Back in the comments on Video Games: Irrelevant?, C. remarked that stories are about people, their relationships with one another in difficult situations. This is, of course, true, and is where games usually fall down.

For instance, we know all the “people” (a.k.a. NPCs) are really there just for us. They populate the world so it won’t look empty. They wait around with little odd jobs for us to do outside of the main line. They provide cannon fodder so we can grab goodies and level up on our way to Foozle.

Added to that is the fact that NPC personalities tend to come in just three flavors: forgettable, obnoxious, and helpless. Throw in the difficulties of conversation, and it’s no surprise that we have a hard time feeling anything beyond exasperation or antagonism for any of them.

These are some reasons why stories often seem drab in RPGs. The NPCs are just robots running through their scripts; they have little or no personality.

Actors in a movie also go by a script. But they get across shades of meaning with tones of voice, facial expressions, gestures, mannerisms, postures, that make the characters believable.

In a book, it’s a bit different: everything must be conveyed by text alone. Even so, memorable characters have been created by good authors. Ergo, it isn’t just the visual/vocal alone that engages our emotions and interest. The written word has power, too.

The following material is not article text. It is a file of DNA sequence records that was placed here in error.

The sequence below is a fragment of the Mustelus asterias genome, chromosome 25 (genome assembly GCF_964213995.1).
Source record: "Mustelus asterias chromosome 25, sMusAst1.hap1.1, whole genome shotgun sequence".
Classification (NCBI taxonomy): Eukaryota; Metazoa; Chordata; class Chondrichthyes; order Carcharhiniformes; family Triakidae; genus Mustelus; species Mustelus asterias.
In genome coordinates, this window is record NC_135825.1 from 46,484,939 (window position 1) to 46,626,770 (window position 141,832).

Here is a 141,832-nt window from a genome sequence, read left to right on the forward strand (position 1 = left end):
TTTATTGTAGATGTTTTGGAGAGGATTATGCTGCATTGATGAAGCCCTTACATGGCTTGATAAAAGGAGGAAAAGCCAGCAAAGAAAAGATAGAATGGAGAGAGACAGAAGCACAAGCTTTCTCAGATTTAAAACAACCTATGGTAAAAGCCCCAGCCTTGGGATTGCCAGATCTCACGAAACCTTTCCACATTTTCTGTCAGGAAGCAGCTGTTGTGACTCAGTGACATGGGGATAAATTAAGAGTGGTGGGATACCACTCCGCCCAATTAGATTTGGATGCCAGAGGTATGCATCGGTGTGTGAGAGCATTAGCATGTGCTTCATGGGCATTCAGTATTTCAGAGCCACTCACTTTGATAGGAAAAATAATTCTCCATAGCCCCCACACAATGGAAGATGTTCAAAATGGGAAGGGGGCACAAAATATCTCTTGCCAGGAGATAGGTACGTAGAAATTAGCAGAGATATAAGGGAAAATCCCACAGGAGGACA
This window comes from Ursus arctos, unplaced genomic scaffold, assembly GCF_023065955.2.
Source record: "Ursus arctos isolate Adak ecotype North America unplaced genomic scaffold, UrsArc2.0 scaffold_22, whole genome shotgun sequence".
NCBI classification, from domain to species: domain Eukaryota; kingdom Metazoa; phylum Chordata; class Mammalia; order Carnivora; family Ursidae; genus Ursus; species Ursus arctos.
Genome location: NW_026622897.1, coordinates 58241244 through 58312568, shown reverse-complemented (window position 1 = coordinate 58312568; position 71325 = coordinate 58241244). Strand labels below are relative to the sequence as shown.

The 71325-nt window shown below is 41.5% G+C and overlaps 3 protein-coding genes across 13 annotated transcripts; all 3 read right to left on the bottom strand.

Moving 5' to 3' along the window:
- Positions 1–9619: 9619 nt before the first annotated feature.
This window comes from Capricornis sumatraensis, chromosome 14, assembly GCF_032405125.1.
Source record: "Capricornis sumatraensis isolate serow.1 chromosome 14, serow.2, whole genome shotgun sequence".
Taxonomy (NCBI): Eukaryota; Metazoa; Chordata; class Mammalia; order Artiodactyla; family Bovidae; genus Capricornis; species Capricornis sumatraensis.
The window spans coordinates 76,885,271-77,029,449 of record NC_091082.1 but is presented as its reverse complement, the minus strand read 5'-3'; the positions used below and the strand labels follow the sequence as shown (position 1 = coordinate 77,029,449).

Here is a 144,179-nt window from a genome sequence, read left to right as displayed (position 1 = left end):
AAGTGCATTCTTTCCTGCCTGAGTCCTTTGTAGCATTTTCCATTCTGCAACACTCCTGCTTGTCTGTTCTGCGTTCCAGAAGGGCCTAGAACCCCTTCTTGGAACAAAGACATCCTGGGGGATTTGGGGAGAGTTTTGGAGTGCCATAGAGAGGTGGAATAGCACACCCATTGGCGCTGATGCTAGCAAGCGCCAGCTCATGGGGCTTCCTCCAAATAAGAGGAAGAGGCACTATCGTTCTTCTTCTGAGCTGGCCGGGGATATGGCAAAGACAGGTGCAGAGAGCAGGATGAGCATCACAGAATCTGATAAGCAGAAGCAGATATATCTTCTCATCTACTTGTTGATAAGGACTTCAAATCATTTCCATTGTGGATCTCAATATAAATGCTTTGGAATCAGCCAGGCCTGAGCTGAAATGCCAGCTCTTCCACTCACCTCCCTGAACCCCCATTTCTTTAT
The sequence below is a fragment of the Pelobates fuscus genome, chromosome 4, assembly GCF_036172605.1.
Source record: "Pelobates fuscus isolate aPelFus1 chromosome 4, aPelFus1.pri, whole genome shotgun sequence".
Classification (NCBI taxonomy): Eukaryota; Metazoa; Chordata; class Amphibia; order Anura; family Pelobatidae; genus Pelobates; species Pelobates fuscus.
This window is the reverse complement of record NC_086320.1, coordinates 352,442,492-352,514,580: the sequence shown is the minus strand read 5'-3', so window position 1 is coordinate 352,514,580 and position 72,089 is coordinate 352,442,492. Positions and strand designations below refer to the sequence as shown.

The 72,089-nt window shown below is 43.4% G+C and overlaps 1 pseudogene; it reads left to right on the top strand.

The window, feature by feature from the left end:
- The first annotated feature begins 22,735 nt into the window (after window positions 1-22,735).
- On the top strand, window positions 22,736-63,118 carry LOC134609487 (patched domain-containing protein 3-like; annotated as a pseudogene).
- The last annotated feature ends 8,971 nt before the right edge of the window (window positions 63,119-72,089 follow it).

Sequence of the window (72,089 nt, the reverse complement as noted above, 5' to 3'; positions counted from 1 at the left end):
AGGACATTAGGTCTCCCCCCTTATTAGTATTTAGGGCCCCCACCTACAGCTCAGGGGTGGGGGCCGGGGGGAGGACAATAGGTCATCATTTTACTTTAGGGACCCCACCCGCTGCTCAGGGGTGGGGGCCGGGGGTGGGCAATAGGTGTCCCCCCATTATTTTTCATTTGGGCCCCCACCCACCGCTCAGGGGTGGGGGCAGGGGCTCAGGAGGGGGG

This power is often lacking in games. Part of that may be because games are a visual medium primarily, so the text doesn’t affect us as strongly as it does in a book.

Also, consider how many characters we meet in a typical RPG, as opposed to the number of major (and almost-major) ones in a movie or book. It isn’t easy to come up with distinct personalities for so many. Especially if most of the work is being concentrated on what the designers consider “story”.

One other thing: because these games tend to be linear, we’re always moving on. This town, that town – and we hardly ever go back. It’s hard to care about anyone we meet once or twice and never see again.

So most NPCs are just throw-aways. What’s needed is a new focus. Dump the “epic storyline” that too often devolves into the same old grind of clearing out the rats in the cellar and the bats in the belfry.

Start with the people involved. Make them really a part of the events, not merely one-timers with a walk-on role. That’s how it’s done in books and movies (and TV show, etc.). Develop the personalities over time, so we can get to know them. Fewer NPCs in a smaller environment could go a long way to achieving more satisfactory tales in RPGs.